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Montevideo, April 21st 2018 - 02:05 UTC

US financial officials “forgot to preach with the example”

Tuesday, March 25th 2008 - 21:00 UTC
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Former IBD Cr. Enrique Iglecias Former IBD Cr. Enrique Iglecias

Unites States banking authorities and regulators who during the nineties recommended Latinamerica to closely monitor its financial system “apparently forgot to look at home and this has led to the current financial crisis”, said Uruguayan economist Enrique Iglesias

The former president of the Inter-American Development Bank and head of several United Nations economic offices said that US authorities "did not preach with the example", because they forgot to apply the same prevention measures which for years they recommended to Latinamerican governments. Mr. Iglesias currently in Montevideo for a seminar on alternative policies in social security said that the main cause behind the current situation at global economic level "was cooked in United States with a dreadful banking performance particularly regarding risk taking and lack of controls". "In the nineties whenever we run into a crisis in Latinamerica they requested us to keep track of the fiscal deficit, let markets make the necessary adjustments, change central banks making them more autonomous, improve banking controls systems. All those advices apparently were not applied in the US and that's what has led us to where we stand now", added Iglesias. Regarding the US dollar vis-à-vis other currencies, which is one of the main global concerns, Iglesias said that "while the current situation in United States does not begin to be addressed, and confidence begins to be reestablished and Washington continues to ignore the huge misbalances of its economy, the US dollar will remain depreciated and loosing value". But he was optimistic about a solution to the current situation because "the whole international financial system is at stake, the heart of the capitalist economy. Something will happen, but along the road we're going to see many victims, particularly in the northern hemisphere". "In Ibero America we have two rough years ahead, but at the end the situation will come under control; we have complicated situations to endure, but we'll make it", forecasted Iglesias. "Much will depend on what happens with China". "As long as the contaminating effects don't reach the Asian markets, and China, from which we all depend for the prices of commodities, things will gradually change. But if somehow the US situation affects the Asian economies we'll also feel the full brunt of the impact", he said. Mr. Iglesias is currently secretary general of the Ibero-American community, seated in Spain but which includes all countries in the Americas of Spanish or Portuguese roots.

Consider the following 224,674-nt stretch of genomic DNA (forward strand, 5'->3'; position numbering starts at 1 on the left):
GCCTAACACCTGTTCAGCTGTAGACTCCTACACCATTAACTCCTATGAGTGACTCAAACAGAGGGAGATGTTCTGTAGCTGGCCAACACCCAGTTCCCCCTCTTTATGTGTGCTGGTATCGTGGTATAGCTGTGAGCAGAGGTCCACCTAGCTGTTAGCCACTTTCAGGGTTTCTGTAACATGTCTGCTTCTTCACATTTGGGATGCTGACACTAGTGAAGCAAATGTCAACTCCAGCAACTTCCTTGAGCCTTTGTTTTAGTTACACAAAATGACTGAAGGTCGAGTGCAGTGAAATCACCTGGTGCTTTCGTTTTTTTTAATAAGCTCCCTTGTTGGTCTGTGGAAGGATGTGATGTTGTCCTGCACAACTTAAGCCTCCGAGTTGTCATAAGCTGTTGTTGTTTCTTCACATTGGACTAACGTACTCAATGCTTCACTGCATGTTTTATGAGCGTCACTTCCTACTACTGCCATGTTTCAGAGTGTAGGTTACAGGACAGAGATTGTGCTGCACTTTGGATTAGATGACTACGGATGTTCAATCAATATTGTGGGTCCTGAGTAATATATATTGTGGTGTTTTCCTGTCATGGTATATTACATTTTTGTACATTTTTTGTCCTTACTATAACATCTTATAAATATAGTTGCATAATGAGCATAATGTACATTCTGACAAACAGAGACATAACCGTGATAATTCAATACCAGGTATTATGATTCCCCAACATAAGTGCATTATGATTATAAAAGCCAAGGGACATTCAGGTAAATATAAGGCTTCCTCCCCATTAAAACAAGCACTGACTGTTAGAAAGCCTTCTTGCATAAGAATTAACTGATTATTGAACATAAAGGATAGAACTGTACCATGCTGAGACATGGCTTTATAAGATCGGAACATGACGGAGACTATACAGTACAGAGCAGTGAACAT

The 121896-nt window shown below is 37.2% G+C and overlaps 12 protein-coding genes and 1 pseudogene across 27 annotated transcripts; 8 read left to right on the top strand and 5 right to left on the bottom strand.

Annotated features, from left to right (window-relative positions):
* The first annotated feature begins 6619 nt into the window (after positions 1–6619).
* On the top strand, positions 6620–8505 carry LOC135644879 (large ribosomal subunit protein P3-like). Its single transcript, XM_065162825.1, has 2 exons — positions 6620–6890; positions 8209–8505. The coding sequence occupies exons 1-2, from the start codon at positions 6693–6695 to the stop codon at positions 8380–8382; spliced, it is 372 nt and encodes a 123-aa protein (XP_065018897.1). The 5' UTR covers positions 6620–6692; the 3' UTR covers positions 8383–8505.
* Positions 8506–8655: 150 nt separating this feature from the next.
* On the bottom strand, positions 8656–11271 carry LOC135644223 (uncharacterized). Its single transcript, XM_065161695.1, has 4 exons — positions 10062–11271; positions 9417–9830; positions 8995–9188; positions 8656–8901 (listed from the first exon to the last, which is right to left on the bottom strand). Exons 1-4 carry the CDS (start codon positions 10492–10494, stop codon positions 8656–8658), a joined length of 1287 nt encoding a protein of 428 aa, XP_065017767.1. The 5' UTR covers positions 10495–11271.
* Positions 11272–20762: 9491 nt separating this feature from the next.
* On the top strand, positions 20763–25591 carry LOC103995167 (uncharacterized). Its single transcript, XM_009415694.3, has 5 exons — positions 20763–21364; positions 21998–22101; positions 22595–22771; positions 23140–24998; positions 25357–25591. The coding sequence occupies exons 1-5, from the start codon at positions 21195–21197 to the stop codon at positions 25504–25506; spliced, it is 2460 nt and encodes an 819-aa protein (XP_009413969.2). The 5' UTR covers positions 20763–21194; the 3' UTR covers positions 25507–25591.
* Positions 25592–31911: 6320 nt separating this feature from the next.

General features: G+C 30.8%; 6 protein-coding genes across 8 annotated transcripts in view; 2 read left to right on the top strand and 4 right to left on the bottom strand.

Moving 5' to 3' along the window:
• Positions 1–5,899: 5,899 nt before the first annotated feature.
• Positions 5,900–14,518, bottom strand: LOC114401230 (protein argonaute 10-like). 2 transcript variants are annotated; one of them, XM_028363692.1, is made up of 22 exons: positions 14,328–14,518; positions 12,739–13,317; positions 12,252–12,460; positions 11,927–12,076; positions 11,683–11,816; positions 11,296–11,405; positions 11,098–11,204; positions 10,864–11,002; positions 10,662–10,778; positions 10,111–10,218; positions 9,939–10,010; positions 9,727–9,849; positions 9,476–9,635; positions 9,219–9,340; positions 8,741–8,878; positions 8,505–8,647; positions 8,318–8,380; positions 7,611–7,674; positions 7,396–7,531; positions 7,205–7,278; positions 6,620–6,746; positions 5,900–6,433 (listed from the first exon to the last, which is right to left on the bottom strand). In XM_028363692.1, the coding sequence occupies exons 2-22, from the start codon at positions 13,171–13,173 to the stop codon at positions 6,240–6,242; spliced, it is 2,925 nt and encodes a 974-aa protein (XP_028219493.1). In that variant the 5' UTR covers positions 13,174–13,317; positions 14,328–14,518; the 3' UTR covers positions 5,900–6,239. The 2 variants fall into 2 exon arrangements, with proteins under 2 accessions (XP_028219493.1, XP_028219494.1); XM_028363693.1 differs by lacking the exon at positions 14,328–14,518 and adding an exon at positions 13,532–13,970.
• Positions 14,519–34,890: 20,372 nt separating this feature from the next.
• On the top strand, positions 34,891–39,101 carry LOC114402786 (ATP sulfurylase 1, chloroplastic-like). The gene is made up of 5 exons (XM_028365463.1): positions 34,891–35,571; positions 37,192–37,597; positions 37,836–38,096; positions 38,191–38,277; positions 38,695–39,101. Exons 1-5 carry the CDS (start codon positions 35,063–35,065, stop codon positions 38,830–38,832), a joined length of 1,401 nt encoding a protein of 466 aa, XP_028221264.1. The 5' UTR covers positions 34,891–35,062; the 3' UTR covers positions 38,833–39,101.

Categories: Economy, Uruguay.

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